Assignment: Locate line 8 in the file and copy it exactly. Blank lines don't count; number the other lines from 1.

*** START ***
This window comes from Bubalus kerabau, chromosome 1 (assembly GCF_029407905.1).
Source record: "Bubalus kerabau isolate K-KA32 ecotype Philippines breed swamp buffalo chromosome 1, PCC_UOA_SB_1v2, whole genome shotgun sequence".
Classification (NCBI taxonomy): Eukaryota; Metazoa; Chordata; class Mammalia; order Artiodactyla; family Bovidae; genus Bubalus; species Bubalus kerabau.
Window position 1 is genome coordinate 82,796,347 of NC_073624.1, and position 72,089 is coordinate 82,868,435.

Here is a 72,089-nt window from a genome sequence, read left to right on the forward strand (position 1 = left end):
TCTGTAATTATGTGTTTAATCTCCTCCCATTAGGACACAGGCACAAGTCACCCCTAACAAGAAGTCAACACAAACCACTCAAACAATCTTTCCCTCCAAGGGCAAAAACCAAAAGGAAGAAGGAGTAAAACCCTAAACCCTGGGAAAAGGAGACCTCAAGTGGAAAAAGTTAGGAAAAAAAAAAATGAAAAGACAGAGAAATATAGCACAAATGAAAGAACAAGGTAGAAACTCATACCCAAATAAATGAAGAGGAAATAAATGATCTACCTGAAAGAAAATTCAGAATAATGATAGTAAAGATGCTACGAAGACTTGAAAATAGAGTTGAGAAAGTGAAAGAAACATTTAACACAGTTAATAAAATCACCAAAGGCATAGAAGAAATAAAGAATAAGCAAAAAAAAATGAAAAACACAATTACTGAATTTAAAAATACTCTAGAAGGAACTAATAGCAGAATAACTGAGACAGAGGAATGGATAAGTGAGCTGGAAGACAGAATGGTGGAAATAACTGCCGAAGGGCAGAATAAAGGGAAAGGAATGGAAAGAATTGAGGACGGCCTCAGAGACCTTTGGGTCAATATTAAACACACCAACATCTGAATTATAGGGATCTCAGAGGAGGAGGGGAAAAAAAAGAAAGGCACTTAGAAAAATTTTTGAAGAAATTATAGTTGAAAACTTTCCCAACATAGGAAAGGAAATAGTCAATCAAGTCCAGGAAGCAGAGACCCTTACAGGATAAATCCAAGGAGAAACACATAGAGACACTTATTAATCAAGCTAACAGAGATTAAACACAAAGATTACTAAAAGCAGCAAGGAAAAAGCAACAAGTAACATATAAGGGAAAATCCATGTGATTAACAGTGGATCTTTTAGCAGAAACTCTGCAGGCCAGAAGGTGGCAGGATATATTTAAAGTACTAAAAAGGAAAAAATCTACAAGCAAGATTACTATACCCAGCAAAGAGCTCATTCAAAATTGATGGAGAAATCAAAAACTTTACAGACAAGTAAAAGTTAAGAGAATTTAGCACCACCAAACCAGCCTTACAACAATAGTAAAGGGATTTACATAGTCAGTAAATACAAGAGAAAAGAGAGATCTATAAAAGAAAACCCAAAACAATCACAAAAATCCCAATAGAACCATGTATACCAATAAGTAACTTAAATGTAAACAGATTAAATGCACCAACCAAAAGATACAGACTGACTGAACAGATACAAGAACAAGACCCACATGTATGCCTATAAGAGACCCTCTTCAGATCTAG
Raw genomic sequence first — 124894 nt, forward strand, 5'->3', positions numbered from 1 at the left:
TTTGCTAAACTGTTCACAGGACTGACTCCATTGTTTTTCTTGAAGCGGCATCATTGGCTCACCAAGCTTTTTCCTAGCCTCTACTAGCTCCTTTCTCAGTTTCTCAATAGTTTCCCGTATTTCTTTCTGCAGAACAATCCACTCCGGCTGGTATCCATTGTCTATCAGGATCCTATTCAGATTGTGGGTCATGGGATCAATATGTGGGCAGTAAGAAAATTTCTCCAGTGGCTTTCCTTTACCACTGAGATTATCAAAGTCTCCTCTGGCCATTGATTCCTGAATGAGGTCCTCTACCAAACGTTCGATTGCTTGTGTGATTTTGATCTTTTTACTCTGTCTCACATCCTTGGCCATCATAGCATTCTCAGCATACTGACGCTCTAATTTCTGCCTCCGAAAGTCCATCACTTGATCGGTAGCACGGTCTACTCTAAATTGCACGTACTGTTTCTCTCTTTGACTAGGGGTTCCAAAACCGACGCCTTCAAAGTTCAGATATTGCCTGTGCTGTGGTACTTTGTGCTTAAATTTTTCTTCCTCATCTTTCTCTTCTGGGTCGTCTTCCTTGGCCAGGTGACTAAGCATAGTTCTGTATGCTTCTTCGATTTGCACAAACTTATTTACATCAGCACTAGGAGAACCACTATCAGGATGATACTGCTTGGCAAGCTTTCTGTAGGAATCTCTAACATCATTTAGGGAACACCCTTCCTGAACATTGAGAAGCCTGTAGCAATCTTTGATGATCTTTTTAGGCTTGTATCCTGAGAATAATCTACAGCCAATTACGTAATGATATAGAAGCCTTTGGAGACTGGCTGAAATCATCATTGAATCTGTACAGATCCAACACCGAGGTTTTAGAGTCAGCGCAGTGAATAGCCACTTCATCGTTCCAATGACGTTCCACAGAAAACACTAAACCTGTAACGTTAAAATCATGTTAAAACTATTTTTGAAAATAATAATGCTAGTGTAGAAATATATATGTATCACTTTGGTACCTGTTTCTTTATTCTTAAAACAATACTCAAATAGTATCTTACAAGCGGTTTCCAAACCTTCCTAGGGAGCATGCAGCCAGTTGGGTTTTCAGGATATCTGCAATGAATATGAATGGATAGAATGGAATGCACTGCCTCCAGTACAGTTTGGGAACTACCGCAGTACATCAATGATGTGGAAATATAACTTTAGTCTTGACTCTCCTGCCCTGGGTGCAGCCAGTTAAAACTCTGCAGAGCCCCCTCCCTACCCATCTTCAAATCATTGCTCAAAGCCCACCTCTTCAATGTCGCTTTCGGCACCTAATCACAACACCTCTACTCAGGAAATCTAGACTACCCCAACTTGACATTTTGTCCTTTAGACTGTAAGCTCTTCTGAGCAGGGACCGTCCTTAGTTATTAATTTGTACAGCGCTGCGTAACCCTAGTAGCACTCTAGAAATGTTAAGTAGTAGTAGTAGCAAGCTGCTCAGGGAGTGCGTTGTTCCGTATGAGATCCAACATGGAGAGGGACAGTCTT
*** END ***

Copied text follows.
TTTGCTAAACTGTTCACAGGACTGACTCCATTGTTTTTCTTGAAGCGGCATCATTGGCTCACCAAGCTTTTTCCTAGCCTCTACTAGCTCCTTTCTCAGTTTCTCAATAGTTTCCCGTATTTCTTTCTGCAGAACAATCCACTCCGGCTGGTATCCATTGTCTATCAGGATCCTATTCAGATTGTGGGTCATGGGATCAATATGTGGGCAGTAAGAAAATTTCTCCAGTGGCTTTCCTTTACCACTGAGATTATCAAAGTCTCCTCTGGCCATTGATTCCTGAATGAGGTCCTCTACCAAACGTTCGATTGCTTGTGTGATTTTGATCTTTTTACTCTGTCTCACATCCTTGGCCATCATAGCATTCTCAGCATACTGACGCTCTAATTTCTGCCTCCGAAAGTCCATCACTTGATCGGTAGCACGGTCTACTCTAAATTGCACGTACTGTTTCTCTCTTTGACTAGGGGTTCCAAAACCGACGCCTTCAAAGTTCAGATATTGCCTGTGCTGTGGTACTTTGTGCTTAAATTTTTCTTCCTCATCTTTCTCTTCTGGGTCGTCTTCCTTGGCCAGGTGACTAAGCATAGTTCTGTATGCTTCTTCGATTTGCACAAACTTATTTACATCAGCACTAGGAGAACCACTATCAGGATGATACTGCTTGGCAAGCTTTCTGTAGGAATCTCTAACATCATTTAGGGAACACCCTTCCTGAACATTGAGAAGCCTGTAGCAATCTTTGATGATCTTTTTAGGCTTGTATCCTGAGAATAATCTACAGCCAATTACGTAATGATATAGAAGCCTTTGGAGACTGGCTGAAATCATCATTGAATCTGTACAGATCCAACACCGAGGTTTTAGAGTCAGCGCAGTGAATAGCCACTTCATCGTTCCAATGACGTTCCACAGAAAACACTAAACCTGTAACGTTAAAATCATGTTAAAACTATTTTTGAAAATAATAATGCTAGTGTAGAAATATATATGTATCACTTTGGTACCTGTTTCTTTATTCTTAAAACAATACTCAAATAGTATCTTACAAGCGGTTTCCAAACCTTCCTAGGGAGCATGCAGCCAGTTGGGTTTTCAGGATATCTGCAATGAATATGAATGGATAGAATGGAATGCACTGCCTCCAGTACAGTTTGGGAACTACCGCAGTACATCAATGATGTGGAAATATAACTTTAGTCTTGACTCTCCTGCCCTGGGTGCAGCCAGTTAAAACTCTGCAGAGCCCCCTCCCTACCCATCTTCAAATCATTGCTCAAAGCCCACCTCTTCAATGTCGCTTTCGGCACCTAATCACAACACCTCTACTCAGGAAATCTAGACTACCCCAACTTGACATTTTGTCCTTTAGACTGTAAGCTCTTCTGAGCAGGGACCGTCCTTAGTTATTAATTTGTACAGCGCTGCGTAACCCTAGTAGCACTCTAGAAATGTTAAGTAGTAGTAGTAGCAAGCTGCTCAGGGAGTGCGTTGTTCCGTATGAGATCCAACATGGAGAGGGACAGTCTT